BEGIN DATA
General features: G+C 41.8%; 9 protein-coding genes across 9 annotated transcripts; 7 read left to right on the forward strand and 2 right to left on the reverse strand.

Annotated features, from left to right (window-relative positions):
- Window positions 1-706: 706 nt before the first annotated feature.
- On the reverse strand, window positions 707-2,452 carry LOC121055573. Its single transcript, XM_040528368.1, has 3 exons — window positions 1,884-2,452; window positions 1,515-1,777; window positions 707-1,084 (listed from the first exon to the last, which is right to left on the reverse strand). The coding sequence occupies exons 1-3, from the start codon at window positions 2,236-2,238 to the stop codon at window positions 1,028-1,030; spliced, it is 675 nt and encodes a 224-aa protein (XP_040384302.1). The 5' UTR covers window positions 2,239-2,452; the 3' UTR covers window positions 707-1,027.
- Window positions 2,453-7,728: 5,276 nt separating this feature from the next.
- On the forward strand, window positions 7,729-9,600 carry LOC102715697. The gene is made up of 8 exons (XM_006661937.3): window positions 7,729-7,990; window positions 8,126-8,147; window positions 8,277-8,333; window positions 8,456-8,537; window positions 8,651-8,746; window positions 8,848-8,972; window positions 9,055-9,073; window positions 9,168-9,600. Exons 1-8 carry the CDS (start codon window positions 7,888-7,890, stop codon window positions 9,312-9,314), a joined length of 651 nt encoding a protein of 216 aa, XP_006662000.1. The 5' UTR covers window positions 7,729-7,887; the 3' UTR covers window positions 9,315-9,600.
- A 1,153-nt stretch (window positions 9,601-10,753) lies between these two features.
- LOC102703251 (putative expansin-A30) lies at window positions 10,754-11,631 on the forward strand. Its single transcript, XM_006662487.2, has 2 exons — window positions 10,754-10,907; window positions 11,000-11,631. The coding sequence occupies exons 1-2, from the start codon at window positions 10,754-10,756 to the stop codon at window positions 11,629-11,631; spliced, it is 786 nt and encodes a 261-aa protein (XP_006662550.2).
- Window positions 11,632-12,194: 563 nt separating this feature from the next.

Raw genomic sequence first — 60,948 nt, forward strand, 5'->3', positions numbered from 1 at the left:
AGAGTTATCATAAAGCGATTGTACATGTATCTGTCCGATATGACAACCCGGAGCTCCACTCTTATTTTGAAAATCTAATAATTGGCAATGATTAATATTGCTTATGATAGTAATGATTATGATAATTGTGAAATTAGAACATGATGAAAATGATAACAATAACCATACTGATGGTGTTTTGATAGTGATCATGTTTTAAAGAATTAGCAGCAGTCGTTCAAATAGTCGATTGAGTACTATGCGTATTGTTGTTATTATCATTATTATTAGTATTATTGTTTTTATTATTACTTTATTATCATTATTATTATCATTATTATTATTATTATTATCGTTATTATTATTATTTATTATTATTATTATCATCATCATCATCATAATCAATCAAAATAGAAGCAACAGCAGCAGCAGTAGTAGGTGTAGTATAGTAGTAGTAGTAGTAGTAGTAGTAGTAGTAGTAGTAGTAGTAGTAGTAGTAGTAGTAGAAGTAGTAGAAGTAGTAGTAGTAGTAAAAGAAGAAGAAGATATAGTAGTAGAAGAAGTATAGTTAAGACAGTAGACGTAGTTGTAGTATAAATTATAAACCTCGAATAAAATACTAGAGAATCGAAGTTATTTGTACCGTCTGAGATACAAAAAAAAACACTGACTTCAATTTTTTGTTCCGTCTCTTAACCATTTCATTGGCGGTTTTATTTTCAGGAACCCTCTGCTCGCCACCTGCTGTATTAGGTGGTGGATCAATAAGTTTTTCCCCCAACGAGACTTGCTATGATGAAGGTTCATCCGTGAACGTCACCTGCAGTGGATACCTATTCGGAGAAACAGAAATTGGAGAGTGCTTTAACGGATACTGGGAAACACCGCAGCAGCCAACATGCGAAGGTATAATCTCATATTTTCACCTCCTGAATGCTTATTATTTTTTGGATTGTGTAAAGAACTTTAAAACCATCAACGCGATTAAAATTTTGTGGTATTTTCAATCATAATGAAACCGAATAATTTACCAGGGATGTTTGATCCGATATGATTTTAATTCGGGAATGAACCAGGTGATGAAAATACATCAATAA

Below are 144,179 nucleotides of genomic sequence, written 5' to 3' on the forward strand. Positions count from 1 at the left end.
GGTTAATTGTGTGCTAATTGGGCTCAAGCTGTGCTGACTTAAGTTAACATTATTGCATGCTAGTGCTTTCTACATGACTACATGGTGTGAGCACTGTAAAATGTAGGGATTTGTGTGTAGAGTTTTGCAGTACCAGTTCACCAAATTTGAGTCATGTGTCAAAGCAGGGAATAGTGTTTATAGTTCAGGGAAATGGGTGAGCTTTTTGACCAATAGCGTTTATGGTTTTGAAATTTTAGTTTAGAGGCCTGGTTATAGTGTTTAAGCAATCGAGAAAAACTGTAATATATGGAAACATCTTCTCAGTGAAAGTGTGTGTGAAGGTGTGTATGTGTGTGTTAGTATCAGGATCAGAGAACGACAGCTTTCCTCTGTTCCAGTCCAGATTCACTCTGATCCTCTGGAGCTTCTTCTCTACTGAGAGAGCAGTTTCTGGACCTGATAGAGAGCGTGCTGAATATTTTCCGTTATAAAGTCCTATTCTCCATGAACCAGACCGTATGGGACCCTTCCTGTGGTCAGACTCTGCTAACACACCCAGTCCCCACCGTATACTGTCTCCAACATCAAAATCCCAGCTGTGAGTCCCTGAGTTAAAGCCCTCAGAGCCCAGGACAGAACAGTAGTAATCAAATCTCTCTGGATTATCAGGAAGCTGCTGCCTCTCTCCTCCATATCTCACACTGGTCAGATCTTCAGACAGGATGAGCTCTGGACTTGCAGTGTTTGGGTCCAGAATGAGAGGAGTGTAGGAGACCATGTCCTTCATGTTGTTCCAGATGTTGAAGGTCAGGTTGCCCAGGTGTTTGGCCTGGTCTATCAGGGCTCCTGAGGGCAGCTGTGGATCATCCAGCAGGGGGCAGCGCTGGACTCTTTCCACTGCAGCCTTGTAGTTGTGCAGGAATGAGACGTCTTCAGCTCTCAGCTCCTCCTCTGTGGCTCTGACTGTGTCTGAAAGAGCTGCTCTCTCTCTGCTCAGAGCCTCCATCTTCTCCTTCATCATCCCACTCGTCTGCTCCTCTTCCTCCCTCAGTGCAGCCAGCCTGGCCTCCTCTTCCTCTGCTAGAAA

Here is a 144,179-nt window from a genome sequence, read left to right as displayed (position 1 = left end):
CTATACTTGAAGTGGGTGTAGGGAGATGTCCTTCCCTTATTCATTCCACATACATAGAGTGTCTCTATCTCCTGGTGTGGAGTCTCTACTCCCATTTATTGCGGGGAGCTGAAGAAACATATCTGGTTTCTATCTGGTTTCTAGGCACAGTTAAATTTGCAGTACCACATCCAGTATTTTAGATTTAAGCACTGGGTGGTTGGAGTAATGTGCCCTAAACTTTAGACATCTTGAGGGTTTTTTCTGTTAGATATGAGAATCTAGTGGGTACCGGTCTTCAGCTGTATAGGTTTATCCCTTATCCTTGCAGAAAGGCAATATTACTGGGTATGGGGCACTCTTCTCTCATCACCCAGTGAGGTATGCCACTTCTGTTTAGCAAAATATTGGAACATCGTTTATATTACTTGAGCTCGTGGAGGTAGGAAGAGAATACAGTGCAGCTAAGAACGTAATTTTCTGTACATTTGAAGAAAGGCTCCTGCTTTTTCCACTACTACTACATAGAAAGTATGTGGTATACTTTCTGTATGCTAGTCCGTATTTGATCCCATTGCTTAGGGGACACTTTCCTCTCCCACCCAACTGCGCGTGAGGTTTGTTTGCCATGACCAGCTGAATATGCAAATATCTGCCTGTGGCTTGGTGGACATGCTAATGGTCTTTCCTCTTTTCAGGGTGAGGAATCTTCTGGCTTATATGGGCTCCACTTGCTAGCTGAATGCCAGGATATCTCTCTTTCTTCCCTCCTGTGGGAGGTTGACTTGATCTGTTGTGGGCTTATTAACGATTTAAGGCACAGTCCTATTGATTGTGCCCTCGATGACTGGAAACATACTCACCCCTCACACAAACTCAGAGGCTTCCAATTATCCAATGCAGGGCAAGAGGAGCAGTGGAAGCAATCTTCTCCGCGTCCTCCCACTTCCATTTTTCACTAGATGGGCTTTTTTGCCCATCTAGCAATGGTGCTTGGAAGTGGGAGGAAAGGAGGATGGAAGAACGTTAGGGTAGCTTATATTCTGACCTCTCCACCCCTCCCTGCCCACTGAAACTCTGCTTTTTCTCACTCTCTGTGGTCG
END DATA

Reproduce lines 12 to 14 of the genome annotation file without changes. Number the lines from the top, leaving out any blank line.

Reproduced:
Below are 144,179 nucleotides of genomic sequence, written 5' to 3' on the forward strand. Positions count from 1 at the left end.
GGTTAATTGTGTGCTAATTGGGCTCAAGCTGTGCTGACTTAAGTTAACATTATTGCATGCTAGTGCTTTCTACATGACTACATGGTGTGAGCACTGTAAAATGTAGGGATTTGTGTGTAGAGTTTTGCAGTACCAGTTCACCAAATTTGAGTCATGTGTCAAAGCAGGGAATAGTGTTTATAGTTCAGGGAAATGGGTGAGCTTTTTGACCAATAGCGTTTATGGTTTTGAAATTTTAGTTTAGAGGCCTGGTTATAGTGTTTAAGCAATCGAGAAAAACTGTAATATATGGAAACATCTTCTCAGTGAAAGTGTGTGTGAAGGTGTGTATGTGTGTGTTAGTATCAGGATCAGAGAACGACAGCTTTCCTCTGTTCCAGTCCAGATTCACTCTGATCCTCTGGAGCTTCTTCTCTACTGAGAGAGCAGTTTCTGGACCTGATAGAGAGCGTGCTGAATATTTTCCGTTATAAAGTCCTATTCTCCATGAACCAGACCGTATGGGACCCTTCCTGTGGTCAGACTCTGCTAACACACCCAGTCCCCACCGTATACTGTCTCCAACATCAAAATCCCAGCTGTGAGTCCCTGAGTTAAAGCCCTCAGAGCCCAGGACAGAACAGTAGTAATCAAATCTCTCTGGATTATCAGGAAGCTGCTGCCTCTCTCCTCCATATCTCACACTGGTCAGATCTTCAGACAGGATGAGCTCTGGACTTGCAGTGTTTGGGTCCAGAATGAGAGGAGTGTAGGAGACCATGTCCTTCATGTTGTTCCAGATGTTGAAGGTCAGGTTGCCCAGGTGTTTGGCCTGGTCTATCAGGGCTCCTGAGGGCAGCTGTGGATCATCCAGCAGGGGGCAGCGCTGGACTCTTTCCACTGCAGCCTTGTAGTTGTGCAGGAATGAGACGTCTTCAGCTCTCAGCTCCTCCTCTGTGGCTCTGACTGTGTCTGAAAGAGCTGCTCTCTCTCTGCTCAGAGCCTCCATCTTCTCCTTCATCATCCCACTCGTCTGCTCCTCTTCCTCCCTCAGTGCAGCCAGCCTGGCCTCCTCTTCCTCTGCTAGAAA

Here is a 144,179-nt window from a genome sequence, read left to right as displayed (position 1 = left end):